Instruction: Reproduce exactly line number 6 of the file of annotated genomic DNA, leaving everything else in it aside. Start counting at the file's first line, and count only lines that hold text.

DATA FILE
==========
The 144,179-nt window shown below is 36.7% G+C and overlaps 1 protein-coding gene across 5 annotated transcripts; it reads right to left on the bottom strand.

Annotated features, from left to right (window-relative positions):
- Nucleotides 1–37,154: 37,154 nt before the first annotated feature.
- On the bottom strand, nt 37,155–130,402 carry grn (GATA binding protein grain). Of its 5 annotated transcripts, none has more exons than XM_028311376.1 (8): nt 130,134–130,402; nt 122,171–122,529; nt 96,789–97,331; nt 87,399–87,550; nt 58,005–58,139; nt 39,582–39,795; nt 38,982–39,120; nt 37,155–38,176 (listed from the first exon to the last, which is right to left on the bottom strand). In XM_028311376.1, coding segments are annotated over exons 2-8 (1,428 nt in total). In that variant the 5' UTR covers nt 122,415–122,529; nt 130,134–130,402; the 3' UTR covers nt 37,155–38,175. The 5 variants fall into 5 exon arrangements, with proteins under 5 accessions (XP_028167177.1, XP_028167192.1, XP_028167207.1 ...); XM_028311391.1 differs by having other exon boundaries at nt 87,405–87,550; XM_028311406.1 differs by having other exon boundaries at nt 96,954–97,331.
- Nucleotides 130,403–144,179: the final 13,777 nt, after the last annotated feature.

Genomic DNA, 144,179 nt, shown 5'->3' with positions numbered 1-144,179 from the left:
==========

Genomic DNA, 144,179 nt, shown 5'->3' with positions numbered 1-144,179 from the left: